Merv & Carmel
Steven & Coral, Matthew, liam & Joshua
Barry & Christine,Tegan
Shane & Sharah ,
Trevor & Alma, AJ, Greame, Joyce & Jane,

Day 1-Saturday Brisbane to Calliope:-
Before we left Dad purchased a GPS & promptly named it Roger. On Saturday the 23rd June we set off on our trip to the Daintree. We were going to visit with Natalie, one of Merv’s many Grand children. Dad & Mum set off a day earlier so that they could visit with some friends who lived in Gladstone.We were to meet up with them at Calliope for an overnight stay. We arrived late in the afternoon and had to setup in the rain (it hadn’t rained for months) & mud.The participants of this trip were Mum & Dad, Barry and myself & Tegan, Steven, Coral and their 3 children; Shane & Sarah and we were meeting up later with Barry’s brother Trevor, Alma & their 4 children.

Calliope Cap site

Leaving Calliope

Calliope river

Day 2-Sunday Calliope to St lawrence:-
Up early the next morning and we headed for St Lawrence, still raining and setting up in the rain & mud again. Because the canvas of our trailer was wet when we packed up that morning, when we opened it up our bed & bed linen were wet. Try drying sleeping bags & bed linen under the awning of the camper. But at least we had hot showers – 2 minutes for $1. Shane, Steven & Dad decided to go and explore St Lawrence late that afternoon, well as boys will be boys they found a mud patch and promptly started playing as those who have four wheel drives do. Apparently Dad with a few expletives, hard to believe, told them if they got bogged he wasn’t pushing the vehicle. This camp are is free and has toilets and $ for showers.

St lawrence Camping

St Lawence

On the road

Day 3-Monday St lawrence to home Hill:-
Up next morning and for those that had to fuel up drove to the Service station at Illbillbie. Hard to find a Woollies or Shell out here. Next stop was Home Hill, so off the convoy went. We pulled up just outside Bowen opposite the Big Mango and had afternoon tea, and made contact with Barry’s brother Trevor whom we were meeting at Bowen. As Dad had his trusty GSP and it was getting a little late and we still had a few kilometres to travel we left the group and departed for Bowen and would meet up again at Home Hill.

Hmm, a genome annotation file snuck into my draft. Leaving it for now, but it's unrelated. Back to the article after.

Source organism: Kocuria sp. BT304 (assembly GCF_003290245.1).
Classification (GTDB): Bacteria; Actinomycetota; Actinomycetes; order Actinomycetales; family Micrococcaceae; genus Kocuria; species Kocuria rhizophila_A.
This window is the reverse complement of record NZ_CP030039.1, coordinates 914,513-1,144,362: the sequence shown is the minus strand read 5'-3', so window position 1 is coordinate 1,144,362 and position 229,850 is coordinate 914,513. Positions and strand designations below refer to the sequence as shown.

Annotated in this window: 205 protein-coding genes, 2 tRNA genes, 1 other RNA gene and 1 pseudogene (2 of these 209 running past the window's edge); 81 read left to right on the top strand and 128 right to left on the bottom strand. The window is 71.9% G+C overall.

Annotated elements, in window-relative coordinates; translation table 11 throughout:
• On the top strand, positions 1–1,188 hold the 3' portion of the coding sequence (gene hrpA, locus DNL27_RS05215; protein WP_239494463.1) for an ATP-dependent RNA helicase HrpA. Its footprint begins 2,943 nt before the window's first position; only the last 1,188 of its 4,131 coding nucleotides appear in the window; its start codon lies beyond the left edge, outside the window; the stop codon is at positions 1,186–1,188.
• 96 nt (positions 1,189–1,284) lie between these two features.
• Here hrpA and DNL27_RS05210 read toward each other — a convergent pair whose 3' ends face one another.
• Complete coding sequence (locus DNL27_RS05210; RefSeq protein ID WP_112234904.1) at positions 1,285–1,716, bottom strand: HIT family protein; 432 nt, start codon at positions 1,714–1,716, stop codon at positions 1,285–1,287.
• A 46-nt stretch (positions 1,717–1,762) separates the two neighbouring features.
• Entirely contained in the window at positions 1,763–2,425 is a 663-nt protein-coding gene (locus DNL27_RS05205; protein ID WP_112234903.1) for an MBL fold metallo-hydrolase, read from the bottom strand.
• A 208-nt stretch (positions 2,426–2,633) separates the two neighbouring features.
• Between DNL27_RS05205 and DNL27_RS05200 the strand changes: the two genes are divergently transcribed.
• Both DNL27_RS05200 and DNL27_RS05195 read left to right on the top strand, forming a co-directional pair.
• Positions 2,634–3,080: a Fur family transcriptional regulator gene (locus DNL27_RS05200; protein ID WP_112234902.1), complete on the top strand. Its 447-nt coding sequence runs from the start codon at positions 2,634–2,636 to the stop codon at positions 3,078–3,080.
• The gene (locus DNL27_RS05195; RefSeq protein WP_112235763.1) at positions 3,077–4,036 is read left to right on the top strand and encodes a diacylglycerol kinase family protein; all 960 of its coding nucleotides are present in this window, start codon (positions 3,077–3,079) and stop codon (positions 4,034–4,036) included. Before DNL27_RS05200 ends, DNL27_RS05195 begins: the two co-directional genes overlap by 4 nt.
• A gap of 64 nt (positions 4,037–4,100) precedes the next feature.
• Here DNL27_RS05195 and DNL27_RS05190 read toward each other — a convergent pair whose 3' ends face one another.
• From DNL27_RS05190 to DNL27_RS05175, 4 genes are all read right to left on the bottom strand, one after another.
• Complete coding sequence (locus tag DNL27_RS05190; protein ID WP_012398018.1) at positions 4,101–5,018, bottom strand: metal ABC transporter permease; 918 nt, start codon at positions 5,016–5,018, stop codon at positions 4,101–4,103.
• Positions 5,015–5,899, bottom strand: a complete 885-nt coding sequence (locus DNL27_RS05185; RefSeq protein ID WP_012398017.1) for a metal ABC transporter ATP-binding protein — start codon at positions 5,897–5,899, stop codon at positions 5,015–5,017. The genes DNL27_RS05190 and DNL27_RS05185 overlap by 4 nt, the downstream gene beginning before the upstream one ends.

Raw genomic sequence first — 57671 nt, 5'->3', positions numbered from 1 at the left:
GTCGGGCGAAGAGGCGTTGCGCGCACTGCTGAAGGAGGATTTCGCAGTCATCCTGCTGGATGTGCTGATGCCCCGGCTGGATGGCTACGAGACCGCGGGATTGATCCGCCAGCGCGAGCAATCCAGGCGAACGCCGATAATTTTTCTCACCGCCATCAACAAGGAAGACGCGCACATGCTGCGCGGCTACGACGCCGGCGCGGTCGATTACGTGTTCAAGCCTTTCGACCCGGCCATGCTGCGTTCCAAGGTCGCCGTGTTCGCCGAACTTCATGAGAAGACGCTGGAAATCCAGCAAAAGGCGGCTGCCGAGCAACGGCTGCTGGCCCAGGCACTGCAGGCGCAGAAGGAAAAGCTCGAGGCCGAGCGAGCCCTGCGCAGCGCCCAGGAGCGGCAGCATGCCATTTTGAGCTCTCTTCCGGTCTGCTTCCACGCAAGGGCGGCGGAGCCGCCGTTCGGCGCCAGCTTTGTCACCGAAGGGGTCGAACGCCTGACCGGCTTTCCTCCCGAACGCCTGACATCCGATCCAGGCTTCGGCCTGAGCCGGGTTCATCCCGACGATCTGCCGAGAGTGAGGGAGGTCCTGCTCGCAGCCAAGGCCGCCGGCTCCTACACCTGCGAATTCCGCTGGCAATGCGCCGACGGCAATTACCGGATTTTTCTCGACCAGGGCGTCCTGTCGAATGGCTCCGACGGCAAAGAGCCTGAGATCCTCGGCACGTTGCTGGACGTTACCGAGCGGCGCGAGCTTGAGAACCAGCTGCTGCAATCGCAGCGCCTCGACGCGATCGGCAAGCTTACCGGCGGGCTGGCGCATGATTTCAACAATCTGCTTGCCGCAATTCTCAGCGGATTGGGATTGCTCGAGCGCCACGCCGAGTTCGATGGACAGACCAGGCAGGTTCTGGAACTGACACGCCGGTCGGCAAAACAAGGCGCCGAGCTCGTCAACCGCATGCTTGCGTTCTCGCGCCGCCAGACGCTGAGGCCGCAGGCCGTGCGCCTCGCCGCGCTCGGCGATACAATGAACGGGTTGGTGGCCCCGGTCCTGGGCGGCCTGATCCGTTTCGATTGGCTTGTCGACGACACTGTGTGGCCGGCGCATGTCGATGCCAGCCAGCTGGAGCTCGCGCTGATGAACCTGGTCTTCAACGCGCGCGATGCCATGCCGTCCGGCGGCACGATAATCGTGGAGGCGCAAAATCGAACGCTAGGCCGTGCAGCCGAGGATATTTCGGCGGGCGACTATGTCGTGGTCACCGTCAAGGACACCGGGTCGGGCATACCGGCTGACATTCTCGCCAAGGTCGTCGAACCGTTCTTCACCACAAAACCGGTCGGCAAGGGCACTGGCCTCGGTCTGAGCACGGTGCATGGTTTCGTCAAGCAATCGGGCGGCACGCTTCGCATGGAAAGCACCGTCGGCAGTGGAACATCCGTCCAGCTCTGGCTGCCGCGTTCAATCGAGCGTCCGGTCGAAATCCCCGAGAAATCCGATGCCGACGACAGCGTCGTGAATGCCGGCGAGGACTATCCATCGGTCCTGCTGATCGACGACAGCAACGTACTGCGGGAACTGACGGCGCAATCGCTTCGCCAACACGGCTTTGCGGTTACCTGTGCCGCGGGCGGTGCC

Murray Falls

We headed into Bowen where Nicole Kidman and Hugh Jackson were filming their Movie. As we drove into town and on top of the hill was a huge water tank with the word “BOWENWOOD” painted on it. Barry travelled into town and up & down some streets trying to get a glimpse of Nicole. (It was her birthday and she was actually on an Island with husband Keith Urban).We met up with Trevor and continued on to Home Hill. We arrived just before dark and all the way in we could here Merv on the radio trying to give us directions. If you haven’t stayed there before, it is in the back street alongside the rail line. Believe me when he said it was beside the rail line that is literally where it is. Ever been asleep only to be woken by the sound of a train that sounds like it is coming through your van. Needless to say not much sleep happened that night. The town was set up to cater for travellers (except for the trains) there was a clean, tidy camp kitchen, hot & cold water showers (free) and of course the mandatory toilet. These are cleaned daily by the council and kept in excellent condition. This was a fee camp area.

Murray Falls

Great view

Swimming area

Day 4-Tuesday Home Hill to Murray Falls:-
Next morning, off we go towards Ayr where Dad found a Woollies Petrol Station and decided to fill up. Then it was on to Murray Falls (still raining), this is a National Park a few kilometres off the highway. It is a beautiful spot when it is sunny and not bad when it rains either. But kids being kids & with the waterfall flowing strongly they decided to get out the air mattress and ride the rapids down stream a little. They had a ball, but boy I don’t think kids feel the cold even when wet. This area is not a free camp, but has toilets and a cold outdoor shower.

Murray Falls

Home Hill

Baron Falls

Day 5-Wednesday Murray Falls to Cairns:-
Up next morning and headed for Cairns, and a camping ground for some washing and serious showering. After much to do about who was camping in which direction, we hit the laundry and did the washing. Took us most of the afternoon & night, but at least we had a dryer as it was still a little wet. While the clothes were drying it was time for a little retail therapy, the women hit the shops for some much need supplies and a few bit & pieces. (Barry had programmed Violet the pilot so we wouldn’t get lost).